Peatlands are a particular kind of wetland that are characterized by the accumulation of partially decomposed plant material. These ecosystems have been storing massive amounts of carbon since the Holocene epoch, and its current release through draining and degradation is depleting this very old carbon store. These new results change significantly our understanding of the importance of peatlands in the global carbon cycle.

For example, previous estimates suggested that tropical peatlands stored around 90 billion tonnes of carbon; these new estimates put that number at around 350 billion tonnes. Previously, we thought that temperate and boreal peatlands held about twice as much carbon as tropical peats. There are still a lot of uncertainties about the amount of carbon stored in peat, but this new estimate suggests that the carbon stored in tropical is as large as that stored in boreal peats. This means that we need to completely reassess how we think about tropical peatlands.

Globally around 25 million hectares of peatlands have been drained and put into production – one-third of this is in the tropics. Drainage accelerates peat decomposition leading to large emissions of carbon dioxide and methane, both greenhouse gases. The gases emitted from these lands have the impact on the atmosphere equivalent to a billion tons of carbon dioxide every year.

At the moment, the only severely threatened tropical peatlands are those found in Southeast Asia, which partly explains the current biases in tropical peat data. The widespread use of fire leads to annual haze crises that place a burden on the healthcare systems of governments in Indonesia and neighboring countries and leads to loss of agricultural productivity. In the long term, the unsustainability of cultivating these lands will lead to economic hardships for small producers and large companies as the soils subside and water tables flood the fields. This is already happening in some regions of Sumatra.

The majority of the peatlands in Latin America and Africa are in remote areas that are not under immediate threat. However, development plans and continued climate change across the tropics could change this. Areas like the Sudd in South Sudan, Loreto in the Peruvian Amazon, and parts of Amazonia in Brazil could come under significant pressure in the coming decades.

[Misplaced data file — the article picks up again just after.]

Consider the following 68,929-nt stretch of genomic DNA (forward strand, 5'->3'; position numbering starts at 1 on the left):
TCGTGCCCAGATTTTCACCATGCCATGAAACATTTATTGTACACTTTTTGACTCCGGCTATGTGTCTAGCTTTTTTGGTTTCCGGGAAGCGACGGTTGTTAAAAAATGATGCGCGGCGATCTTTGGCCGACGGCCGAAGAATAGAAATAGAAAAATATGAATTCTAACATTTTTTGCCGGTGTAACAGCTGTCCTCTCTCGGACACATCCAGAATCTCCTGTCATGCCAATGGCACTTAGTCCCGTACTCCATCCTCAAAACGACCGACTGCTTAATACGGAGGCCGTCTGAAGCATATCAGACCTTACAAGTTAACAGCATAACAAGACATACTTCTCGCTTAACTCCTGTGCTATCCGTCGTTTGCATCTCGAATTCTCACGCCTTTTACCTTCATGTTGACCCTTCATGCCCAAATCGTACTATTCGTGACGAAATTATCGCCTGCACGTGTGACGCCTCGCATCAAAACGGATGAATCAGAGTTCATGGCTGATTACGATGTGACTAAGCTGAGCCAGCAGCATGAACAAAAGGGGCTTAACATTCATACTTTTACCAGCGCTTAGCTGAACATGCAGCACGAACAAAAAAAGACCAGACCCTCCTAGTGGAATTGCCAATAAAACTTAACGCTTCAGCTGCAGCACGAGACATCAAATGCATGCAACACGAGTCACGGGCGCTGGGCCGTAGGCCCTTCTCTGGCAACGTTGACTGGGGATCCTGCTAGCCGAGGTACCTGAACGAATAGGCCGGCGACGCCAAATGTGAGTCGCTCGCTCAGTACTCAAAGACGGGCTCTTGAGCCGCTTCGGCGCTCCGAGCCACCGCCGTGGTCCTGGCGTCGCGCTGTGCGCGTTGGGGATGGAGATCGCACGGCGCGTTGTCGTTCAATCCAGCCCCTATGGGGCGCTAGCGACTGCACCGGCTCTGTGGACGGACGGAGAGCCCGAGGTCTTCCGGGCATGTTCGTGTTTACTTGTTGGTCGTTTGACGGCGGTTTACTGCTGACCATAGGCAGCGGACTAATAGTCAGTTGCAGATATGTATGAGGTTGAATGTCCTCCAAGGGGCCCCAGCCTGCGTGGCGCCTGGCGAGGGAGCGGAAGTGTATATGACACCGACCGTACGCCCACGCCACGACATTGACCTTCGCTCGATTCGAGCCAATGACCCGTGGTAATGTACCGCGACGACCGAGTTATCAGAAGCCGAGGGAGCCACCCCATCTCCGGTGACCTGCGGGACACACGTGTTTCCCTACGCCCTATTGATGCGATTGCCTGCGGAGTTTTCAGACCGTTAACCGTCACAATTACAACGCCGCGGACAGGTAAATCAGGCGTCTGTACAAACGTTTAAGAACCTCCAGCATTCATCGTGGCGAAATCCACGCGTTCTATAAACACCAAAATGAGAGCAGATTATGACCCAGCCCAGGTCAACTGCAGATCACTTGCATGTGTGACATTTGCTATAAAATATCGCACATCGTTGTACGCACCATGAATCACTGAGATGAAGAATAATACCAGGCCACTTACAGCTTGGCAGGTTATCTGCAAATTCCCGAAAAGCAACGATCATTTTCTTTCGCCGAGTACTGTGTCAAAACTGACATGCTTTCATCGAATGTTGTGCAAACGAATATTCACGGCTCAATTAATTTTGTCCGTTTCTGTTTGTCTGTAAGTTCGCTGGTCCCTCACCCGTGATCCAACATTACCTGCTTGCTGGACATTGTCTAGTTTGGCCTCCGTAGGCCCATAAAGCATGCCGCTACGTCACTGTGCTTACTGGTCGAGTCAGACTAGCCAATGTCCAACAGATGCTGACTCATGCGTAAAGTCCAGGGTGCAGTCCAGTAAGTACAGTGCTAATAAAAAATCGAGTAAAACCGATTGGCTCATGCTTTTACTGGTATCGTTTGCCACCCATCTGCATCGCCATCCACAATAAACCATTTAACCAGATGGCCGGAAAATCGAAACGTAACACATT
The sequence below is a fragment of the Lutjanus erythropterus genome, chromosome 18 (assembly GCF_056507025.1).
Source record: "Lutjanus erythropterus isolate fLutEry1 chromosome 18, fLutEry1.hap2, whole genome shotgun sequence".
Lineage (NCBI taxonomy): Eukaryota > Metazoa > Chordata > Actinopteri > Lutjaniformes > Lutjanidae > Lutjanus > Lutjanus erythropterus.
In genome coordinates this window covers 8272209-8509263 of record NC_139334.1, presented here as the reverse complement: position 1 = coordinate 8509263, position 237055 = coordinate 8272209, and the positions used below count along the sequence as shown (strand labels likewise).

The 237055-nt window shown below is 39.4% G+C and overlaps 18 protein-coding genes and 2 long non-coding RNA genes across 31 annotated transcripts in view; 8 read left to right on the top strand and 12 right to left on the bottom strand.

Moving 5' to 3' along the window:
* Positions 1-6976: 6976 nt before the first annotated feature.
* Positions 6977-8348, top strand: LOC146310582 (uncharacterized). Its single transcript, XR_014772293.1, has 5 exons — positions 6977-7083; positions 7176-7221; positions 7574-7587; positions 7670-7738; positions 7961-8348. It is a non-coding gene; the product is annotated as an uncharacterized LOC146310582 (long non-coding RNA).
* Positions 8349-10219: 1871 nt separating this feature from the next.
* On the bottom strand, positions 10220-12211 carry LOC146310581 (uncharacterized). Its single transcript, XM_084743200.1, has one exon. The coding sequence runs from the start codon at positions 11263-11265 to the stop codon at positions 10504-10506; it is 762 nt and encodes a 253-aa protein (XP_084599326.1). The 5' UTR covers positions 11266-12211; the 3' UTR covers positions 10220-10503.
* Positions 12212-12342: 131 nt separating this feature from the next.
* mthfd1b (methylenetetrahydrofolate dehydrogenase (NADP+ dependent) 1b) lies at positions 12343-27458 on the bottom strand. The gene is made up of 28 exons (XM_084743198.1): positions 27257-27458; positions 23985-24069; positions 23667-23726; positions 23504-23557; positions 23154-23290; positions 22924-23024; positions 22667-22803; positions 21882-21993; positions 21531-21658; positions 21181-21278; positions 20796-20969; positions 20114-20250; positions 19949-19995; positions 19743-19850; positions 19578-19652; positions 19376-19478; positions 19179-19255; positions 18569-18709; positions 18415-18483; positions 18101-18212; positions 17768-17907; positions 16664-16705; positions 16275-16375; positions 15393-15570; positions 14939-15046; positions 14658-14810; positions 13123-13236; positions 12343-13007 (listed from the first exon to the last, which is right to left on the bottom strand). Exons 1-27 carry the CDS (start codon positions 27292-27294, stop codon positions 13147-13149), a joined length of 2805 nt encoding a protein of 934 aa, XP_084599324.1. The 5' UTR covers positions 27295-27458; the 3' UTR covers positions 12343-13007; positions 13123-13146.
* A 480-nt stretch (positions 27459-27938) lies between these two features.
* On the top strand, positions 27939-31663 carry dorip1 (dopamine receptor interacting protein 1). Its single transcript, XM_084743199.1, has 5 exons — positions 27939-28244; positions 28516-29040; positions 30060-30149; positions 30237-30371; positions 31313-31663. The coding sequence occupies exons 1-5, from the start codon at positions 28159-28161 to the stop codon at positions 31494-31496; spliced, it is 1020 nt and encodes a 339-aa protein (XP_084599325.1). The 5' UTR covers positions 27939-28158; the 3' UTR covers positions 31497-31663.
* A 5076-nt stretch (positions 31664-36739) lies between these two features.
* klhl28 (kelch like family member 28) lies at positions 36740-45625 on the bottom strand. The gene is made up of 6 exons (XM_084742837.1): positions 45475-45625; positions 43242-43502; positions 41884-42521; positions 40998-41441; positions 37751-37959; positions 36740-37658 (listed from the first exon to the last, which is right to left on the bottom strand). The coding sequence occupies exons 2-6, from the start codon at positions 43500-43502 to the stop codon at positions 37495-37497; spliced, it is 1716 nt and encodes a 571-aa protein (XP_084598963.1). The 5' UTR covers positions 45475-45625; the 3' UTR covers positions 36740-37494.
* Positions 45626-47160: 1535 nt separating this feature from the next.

Knowing where these peatlands are and how extensive they are should facilitate wise use and appropriate conservation of these areas so that the disastrous experiences of Southeast Asia are not repeated. By extending our understanding of the extent of the world’s peatlands, this research could also enable more rigorous assessments of ecosystem services, and the benefits and trade-offs involved in land-use change.

As noted above, many of the newly identified peatland areas are in remote areas, which by their isolated nature suffer from a lack of ground data. One of the next steps will be to validate many of these newly identified areas. Additionally, integrating this map with other mapping efforts aimed at monitoring the effects of deforestation and tropical land-use change on the atmosphere is needed to understand the vulnerability of these areas and identify priority areas for improving our data and establishing conservation and wise use plans. A better assessment of peatland areas may also help with understanding rising atmospheric methane concentrations, which appear to be the result of growing tropical sources.

One of the key shortcomings of this method is that the mapping effort has been parameterized for lowland conditions and fails to capture high altitude wetlands and peatlands. Given the importance of these ecosystems in water supply in many parts of the world, like the west coast of South America through its Andean montane peatlands, extending our understanding of the distribution of these peatlands is also important.


The research was carried out by scientists at the Center for International Forestry Research (CIFOR), Wageningen University and the International Center for Tropical Agriculture (CIAT) with the support of USAID and with technical input from the World Agroforestry Center (ICRAF). The map is freely available on the CIFOR website.